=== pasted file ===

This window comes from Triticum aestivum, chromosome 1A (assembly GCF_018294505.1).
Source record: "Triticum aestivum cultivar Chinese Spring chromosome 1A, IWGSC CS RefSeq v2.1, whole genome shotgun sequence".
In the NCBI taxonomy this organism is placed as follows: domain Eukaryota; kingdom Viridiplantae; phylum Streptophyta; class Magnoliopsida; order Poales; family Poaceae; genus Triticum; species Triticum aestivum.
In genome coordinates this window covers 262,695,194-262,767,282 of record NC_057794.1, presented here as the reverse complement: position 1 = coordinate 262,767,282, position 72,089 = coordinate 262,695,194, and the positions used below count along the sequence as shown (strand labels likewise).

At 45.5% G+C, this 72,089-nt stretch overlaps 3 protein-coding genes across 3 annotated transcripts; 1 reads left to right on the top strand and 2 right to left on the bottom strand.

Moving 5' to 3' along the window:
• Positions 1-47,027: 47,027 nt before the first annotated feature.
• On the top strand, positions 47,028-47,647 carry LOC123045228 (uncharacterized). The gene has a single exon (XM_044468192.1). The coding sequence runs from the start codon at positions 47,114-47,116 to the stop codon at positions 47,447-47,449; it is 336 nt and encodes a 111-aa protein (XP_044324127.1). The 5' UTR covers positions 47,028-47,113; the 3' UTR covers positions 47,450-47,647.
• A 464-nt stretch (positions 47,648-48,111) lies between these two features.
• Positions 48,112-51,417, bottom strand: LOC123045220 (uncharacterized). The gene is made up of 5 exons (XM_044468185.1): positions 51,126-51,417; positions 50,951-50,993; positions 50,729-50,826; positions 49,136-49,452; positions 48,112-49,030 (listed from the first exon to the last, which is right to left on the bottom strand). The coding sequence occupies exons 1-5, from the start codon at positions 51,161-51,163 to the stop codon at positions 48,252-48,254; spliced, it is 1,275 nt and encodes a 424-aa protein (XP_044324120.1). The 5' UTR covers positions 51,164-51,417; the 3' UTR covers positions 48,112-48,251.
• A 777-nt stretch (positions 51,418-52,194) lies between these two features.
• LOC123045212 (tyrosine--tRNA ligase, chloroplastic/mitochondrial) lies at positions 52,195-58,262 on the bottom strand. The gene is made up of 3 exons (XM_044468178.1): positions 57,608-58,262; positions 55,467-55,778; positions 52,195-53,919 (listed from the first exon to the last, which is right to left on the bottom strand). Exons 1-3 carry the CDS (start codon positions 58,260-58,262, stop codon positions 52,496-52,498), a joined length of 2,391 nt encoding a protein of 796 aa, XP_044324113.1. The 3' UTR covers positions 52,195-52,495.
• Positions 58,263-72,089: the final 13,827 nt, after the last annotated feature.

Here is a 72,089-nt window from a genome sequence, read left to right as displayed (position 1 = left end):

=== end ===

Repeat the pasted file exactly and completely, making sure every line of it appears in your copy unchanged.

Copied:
This window comes from Triticum aestivum, chromosome 1A (assembly GCF_018294505.1).
Source record: "Triticum aestivum cultivar Chinese Spring chromosome 1A, IWGSC CS RefSeq v2.1, whole genome shotgun sequence".
In the NCBI taxonomy this organism is placed as follows: domain Eukaryota; kingdom Viridiplantae; phylum Streptophyta; class Magnoliopsida; order Poales; family Poaceae; genus Triticum; species Triticum aestivum.
In genome coordinates this window covers 262,695,194-262,767,282 of record NC_057794.1, presented here as the reverse complement: position 1 = coordinate 262,767,282, position 72,089 = coordinate 262,695,194, and the positions used below count along the sequence as shown (strand labels likewise).

At 45.5% G+C, this 72,089-nt stretch overlaps 3 protein-coding genes across 3 annotated transcripts; 1 reads left to right on the top strand and 2 right to left on the bottom strand.

Moving 5' to 3' along the window:
• Positions 1-47,027: 47,027 nt before the first annotated feature.
• On the top strand, positions 47,028-47,647 carry LOC123045228 (uncharacterized). The gene has a single exon (XM_044468192.1). The coding sequence runs from the start codon at positions 47,114-47,116 to the stop codon at positions 47,447-47,449; it is 336 nt and encodes a 111-aa protein (XP_044324127.1). The 5' UTR covers positions 47,028-47,113; the 3' UTR covers positions 47,450-47,647.
• A 464-nt stretch (positions 47,648-48,111) lies between these two features.
• Positions 48,112-51,417, bottom strand: LOC123045220 (uncharacterized). The gene is made up of 5 exons (XM_044468185.1): positions 51,126-51,417; positions 50,951-50,993; positions 50,729-50,826; positions 49,136-49,452; positions 48,112-49,030 (listed from the first exon to the last, which is right to left on the bottom strand). The coding sequence occupies exons 1-5, from the start codon at positions 51,161-51,163 to the stop codon at positions 48,252-48,254; spliced, it is 1,275 nt and encodes a 424-aa protein (XP_044324120.1). The 5' UTR covers positions 51,164-51,417; the 3' UTR covers positions 48,112-48,251.
• A 777-nt stretch (positions 51,418-52,194) lies between these two features.
• LOC123045212 (tyrosine--tRNA ligase, chloroplastic/mitochondrial) lies at positions 52,195-58,262 on the bottom strand. The gene is made up of 3 exons (XM_044468178.1): positions 57,608-58,262; positions 55,467-55,778; positions 52,195-53,919 (listed from the first exon to the last, which is right to left on the bottom strand). Exons 1-3 carry the CDS (start codon positions 58,260-58,262, stop codon positions 52,496-52,498), a joined length of 2,391 nt encoding a protein of 796 aa, XP_044324113.1. The 3' UTR covers positions 52,195-52,495.
• Positions 58,263-72,089: the final 13,827 nt, after the last annotated feature.

Here is a 72,089-nt window from a genome sequence, read left to right as displayed (position 1 = left end):